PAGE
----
Saint Kitts and Nevis, like other Eastern Caribbean states, experience sargassum inundations on the windward coast – that is, the east coast. Hotels, resorts, bars, restaurants and watersporting activities located along the east and south-east coast have been impacted due to the large accumulations of sargassum on the beach and in the nearshore. Labeled an “unwelcomed visitor” sargassum influxes has resulted in spoiled aesthetics, unpleasant odours, lack of beach access, limited swimming and increased cost for consistent removal. Sargassum floating at sea along with the unpleasant smell as the seaweed decomposes act as deterrents for tourists visiting the beach. There have been reports of business disruptions and loss of income for beach vendors owing to reduced recreational activity.
Sargassum inundations have been making it difficult and in cases impossible for fishers to launch their vessels. Some fishers are forced to stay ashore and lose fishing days, to avoid sargassum being clogged around their motors. While at sea fishers reported increased travel time to fishing grounds as navigation around sargassum rafts was difficult. Often, fishers had to stop to clear the propellers. Entangled fishing lines have been making it difficult to catch pelagic fish such as dolphinfish and wahoo. Despite this, there has been an increase in landed juvenile dolphinfish. Spear-fishers and the lobster fishers have also been affected due to the sedimentation of decomposed sargassum in nearshore areas causing them to go farther out to fish. There have also been reports of lost fish traps.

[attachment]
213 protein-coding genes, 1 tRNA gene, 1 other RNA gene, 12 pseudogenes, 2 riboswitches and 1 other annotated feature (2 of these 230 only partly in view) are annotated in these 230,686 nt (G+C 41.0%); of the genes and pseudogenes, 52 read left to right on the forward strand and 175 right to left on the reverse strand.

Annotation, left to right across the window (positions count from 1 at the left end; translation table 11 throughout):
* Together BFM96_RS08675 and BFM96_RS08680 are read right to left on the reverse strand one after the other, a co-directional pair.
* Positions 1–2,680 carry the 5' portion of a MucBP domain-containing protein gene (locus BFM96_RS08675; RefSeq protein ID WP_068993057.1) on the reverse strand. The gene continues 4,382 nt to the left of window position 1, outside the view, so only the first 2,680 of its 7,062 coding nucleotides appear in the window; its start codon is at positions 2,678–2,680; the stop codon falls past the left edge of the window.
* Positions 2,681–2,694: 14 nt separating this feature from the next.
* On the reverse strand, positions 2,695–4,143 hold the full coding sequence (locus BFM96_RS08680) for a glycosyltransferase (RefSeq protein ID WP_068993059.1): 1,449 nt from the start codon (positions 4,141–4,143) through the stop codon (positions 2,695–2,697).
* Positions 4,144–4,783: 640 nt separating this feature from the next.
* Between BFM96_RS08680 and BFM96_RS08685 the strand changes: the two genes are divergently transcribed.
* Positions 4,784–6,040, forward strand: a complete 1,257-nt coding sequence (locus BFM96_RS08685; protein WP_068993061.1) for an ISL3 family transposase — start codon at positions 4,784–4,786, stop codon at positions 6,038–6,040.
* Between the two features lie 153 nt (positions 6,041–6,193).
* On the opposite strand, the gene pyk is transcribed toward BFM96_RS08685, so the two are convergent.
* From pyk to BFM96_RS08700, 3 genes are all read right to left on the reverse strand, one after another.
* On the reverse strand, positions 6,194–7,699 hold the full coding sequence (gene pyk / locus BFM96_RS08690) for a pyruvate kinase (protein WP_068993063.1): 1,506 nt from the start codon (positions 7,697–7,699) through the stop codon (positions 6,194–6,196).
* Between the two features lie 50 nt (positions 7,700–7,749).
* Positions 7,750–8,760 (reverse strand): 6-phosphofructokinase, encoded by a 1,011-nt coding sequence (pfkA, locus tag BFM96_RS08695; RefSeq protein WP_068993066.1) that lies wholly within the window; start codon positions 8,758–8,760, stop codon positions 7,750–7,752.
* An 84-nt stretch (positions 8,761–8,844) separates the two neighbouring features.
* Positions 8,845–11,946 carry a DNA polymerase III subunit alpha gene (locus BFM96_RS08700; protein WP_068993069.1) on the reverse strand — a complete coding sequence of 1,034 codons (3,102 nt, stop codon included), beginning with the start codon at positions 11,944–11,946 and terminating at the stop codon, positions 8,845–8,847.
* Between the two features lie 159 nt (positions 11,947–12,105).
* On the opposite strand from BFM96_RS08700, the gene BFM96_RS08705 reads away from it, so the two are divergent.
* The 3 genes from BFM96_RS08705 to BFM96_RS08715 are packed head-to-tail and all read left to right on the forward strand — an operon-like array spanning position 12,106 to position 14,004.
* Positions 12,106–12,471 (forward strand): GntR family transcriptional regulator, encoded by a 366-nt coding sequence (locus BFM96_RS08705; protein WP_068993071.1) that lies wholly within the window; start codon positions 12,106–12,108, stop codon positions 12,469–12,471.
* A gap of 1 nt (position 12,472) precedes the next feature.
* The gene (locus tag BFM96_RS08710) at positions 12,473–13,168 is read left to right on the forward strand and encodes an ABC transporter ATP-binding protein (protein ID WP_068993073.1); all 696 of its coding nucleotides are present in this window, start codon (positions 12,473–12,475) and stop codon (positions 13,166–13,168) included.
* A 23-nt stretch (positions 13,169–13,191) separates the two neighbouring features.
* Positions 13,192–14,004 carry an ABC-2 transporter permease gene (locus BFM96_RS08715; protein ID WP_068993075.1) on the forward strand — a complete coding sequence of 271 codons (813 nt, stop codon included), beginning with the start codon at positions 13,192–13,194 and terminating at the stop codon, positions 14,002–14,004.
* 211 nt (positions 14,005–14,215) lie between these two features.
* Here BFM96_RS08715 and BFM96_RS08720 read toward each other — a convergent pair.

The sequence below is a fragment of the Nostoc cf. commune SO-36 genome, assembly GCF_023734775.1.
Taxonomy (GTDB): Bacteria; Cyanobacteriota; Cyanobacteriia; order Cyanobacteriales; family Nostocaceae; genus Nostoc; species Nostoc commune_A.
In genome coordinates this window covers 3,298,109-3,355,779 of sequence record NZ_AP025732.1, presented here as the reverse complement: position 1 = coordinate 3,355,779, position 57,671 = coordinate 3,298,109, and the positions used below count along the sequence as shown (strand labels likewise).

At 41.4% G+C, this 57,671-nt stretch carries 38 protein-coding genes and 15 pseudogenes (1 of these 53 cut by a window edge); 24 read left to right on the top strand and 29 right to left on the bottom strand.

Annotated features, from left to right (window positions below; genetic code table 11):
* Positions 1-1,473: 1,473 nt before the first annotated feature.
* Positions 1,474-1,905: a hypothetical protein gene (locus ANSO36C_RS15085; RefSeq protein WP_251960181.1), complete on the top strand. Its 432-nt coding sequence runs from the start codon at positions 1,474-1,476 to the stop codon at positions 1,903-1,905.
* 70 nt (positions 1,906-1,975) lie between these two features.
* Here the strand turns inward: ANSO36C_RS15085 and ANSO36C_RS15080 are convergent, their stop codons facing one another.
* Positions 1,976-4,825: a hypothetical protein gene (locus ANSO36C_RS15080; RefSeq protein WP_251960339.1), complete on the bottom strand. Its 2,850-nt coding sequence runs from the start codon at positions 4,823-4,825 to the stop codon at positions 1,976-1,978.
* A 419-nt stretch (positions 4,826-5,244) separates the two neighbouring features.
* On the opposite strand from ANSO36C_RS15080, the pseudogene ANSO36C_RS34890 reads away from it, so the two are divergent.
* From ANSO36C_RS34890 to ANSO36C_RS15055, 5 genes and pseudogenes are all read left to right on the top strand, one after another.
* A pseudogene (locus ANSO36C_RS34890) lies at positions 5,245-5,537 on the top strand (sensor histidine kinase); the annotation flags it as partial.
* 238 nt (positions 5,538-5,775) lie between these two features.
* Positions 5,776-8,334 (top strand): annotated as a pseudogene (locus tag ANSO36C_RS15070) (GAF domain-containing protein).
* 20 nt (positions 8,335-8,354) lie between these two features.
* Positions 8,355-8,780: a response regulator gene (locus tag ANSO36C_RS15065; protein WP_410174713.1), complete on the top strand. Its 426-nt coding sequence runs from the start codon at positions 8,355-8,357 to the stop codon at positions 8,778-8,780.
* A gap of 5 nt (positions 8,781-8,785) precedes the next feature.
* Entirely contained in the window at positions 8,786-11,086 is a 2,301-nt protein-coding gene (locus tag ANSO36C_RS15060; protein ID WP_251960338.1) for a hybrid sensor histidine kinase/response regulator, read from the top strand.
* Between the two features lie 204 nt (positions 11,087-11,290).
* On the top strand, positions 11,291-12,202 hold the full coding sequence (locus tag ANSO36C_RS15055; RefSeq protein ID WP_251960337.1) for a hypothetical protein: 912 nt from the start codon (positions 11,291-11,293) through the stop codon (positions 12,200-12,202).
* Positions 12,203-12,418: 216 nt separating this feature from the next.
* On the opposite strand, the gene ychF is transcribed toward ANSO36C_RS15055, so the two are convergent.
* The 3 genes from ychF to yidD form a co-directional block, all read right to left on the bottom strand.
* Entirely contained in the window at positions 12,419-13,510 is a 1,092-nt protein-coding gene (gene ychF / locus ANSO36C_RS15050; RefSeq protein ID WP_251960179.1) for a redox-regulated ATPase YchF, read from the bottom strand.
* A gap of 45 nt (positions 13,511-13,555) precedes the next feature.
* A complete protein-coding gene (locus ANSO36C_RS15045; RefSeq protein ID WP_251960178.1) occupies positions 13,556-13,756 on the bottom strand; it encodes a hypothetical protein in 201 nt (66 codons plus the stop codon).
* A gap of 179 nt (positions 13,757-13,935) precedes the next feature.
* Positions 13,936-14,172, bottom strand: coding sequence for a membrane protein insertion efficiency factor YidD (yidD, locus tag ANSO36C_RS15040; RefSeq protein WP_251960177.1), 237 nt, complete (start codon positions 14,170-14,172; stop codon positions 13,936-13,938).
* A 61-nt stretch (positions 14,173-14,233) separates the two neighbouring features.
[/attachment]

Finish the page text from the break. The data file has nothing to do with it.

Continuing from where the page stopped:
Sargassum influxes have been diminishing the quality of the natural amenities enjoyed by coastal communities. Beaches and nearshore regions under siege by sargassum have impeded beach access and ruined aesthetics. Additionally, coastal dwellers have to endure the odor of decomposing sargassum which reportedly could be smelt from around two miles away from the coastline.
Beach erosion has been reported at Frigate Bay. The influxes has affected the turtle nesting beaches, making it difficult for turtles to maneuver. There have been occurrences of drowned turtles since the sargassum mats make it difficult to surface.